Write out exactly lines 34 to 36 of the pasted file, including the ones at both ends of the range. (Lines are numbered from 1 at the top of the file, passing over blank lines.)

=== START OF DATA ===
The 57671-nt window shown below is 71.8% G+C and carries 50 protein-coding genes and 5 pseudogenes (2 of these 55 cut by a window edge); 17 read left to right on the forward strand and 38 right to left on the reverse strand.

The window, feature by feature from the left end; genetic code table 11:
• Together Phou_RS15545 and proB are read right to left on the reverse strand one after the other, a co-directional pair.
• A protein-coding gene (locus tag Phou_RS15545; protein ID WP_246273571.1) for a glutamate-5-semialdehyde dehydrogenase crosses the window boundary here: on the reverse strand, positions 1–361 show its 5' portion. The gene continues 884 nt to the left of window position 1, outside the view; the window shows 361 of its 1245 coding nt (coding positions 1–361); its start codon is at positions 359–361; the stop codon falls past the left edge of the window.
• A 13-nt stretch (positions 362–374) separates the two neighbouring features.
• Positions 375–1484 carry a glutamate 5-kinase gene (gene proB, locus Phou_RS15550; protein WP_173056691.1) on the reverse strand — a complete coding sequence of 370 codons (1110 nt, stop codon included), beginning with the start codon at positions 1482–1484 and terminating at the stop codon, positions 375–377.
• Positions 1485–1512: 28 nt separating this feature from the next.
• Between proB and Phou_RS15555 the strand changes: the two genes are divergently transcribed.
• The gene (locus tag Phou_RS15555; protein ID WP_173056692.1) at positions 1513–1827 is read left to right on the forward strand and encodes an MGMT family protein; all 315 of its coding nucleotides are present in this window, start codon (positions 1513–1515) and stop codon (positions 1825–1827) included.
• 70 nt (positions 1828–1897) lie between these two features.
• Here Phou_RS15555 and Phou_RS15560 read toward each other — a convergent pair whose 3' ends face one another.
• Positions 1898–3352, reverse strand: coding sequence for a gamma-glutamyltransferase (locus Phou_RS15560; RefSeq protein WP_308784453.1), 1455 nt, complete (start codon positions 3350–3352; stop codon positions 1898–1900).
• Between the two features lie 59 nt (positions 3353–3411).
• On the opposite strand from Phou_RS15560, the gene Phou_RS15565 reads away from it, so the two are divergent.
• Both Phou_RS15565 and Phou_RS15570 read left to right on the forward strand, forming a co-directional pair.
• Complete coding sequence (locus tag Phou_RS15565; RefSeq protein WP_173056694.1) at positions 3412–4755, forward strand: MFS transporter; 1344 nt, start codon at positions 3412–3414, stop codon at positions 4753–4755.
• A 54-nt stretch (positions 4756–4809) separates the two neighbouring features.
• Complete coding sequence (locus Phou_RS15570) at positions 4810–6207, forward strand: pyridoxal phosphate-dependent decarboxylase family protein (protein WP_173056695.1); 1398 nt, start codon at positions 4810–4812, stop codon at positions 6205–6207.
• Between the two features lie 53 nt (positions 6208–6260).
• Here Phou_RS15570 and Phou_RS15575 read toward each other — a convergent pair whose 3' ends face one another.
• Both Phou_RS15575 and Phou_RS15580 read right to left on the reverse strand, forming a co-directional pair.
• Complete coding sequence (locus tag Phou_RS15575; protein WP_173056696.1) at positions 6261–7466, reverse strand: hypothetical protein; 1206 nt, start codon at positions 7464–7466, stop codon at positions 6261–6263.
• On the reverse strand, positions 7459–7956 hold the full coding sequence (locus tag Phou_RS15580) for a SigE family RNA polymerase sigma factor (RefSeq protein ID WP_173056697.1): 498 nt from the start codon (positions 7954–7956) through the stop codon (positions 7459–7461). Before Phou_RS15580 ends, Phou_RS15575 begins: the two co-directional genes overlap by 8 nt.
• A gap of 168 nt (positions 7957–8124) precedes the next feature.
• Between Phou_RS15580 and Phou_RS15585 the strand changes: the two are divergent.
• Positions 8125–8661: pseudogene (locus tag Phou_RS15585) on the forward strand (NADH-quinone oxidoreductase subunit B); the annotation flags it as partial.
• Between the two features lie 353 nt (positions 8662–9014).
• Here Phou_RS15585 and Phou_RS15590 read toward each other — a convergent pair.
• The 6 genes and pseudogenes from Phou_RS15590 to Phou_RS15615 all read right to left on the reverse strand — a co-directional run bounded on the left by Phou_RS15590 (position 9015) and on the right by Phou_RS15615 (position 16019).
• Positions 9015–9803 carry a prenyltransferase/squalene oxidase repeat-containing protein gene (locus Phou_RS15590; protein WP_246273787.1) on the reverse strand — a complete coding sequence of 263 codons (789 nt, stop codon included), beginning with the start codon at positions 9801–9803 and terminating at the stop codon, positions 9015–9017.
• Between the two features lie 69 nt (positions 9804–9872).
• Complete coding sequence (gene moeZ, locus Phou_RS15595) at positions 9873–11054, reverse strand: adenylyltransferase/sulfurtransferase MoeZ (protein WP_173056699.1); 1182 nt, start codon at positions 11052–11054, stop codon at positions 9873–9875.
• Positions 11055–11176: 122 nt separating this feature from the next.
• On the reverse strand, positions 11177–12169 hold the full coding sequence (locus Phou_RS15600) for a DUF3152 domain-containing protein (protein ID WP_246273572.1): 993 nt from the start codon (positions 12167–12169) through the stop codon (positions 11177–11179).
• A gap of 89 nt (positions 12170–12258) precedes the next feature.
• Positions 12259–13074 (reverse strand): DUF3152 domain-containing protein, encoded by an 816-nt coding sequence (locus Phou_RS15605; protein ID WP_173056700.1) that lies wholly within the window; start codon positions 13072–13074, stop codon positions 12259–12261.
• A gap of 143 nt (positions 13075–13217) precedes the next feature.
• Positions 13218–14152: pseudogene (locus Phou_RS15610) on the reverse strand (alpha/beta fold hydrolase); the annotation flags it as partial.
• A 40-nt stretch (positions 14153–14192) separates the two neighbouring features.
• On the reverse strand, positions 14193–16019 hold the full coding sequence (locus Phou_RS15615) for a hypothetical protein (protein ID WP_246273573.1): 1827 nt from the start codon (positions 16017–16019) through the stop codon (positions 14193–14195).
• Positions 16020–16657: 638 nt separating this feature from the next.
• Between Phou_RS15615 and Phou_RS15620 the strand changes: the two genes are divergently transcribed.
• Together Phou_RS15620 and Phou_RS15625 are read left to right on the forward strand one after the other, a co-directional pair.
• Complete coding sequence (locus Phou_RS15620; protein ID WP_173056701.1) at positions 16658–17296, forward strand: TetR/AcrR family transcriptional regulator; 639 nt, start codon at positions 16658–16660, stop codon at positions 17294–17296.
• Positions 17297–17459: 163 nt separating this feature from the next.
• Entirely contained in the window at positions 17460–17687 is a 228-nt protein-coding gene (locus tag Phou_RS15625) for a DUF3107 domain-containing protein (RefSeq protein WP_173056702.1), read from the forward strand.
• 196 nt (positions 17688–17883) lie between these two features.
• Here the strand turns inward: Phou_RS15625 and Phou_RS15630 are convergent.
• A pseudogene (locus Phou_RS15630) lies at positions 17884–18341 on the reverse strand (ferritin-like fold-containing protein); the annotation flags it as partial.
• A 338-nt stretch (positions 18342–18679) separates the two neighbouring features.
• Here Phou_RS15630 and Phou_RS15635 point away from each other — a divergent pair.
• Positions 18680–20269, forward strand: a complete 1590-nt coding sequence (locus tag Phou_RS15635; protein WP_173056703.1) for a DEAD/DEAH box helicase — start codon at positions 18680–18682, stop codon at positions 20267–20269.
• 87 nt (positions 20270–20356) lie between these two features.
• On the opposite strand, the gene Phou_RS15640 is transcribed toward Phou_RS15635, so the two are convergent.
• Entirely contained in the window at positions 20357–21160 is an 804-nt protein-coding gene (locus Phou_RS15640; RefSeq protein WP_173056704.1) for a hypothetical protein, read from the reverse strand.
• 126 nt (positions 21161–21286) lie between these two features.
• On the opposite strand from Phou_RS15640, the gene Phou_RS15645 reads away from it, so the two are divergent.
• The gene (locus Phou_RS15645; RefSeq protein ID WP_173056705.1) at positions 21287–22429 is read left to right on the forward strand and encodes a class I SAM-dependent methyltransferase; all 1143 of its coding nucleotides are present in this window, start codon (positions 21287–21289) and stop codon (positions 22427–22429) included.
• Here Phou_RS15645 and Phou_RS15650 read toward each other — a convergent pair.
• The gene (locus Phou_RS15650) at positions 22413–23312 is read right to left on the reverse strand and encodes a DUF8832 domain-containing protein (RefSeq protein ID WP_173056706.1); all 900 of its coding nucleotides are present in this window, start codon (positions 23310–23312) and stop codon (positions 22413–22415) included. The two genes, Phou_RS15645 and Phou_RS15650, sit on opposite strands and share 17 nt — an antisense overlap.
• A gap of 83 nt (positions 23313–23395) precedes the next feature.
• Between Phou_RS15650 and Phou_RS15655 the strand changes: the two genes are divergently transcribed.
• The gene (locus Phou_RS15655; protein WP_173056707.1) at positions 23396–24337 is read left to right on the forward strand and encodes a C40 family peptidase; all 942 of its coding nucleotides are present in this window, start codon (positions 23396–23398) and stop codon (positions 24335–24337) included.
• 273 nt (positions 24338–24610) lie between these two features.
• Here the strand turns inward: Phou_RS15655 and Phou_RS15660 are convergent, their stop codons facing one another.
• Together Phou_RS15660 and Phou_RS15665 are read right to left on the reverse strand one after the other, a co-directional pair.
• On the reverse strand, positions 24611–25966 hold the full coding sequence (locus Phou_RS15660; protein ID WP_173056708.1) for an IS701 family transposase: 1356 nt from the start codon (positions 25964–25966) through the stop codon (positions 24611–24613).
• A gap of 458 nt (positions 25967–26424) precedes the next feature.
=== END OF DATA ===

• On the reverse strand, positions 11177–12169 hold the full coding sequence (locus Phou_RS15600) for a DUF3152 domain-containing protein (protein ID WP_246273572.1): 993 nt from the start codon (positions 12167–12169) through the stop codon (positions 11177–11179).
• A gap of 89 nt (positions 12170–12258) precedes the next feature.
• Positions 12259–13074 (reverse strand): DUF3152 domain-containing protein, encoded by an 816-nt coding sequence (locus Phou_RS15605; protein ID WP_173056700.1) that lies wholly within the window; start codon positions 13072–13074, stop codon positions 12259–12261.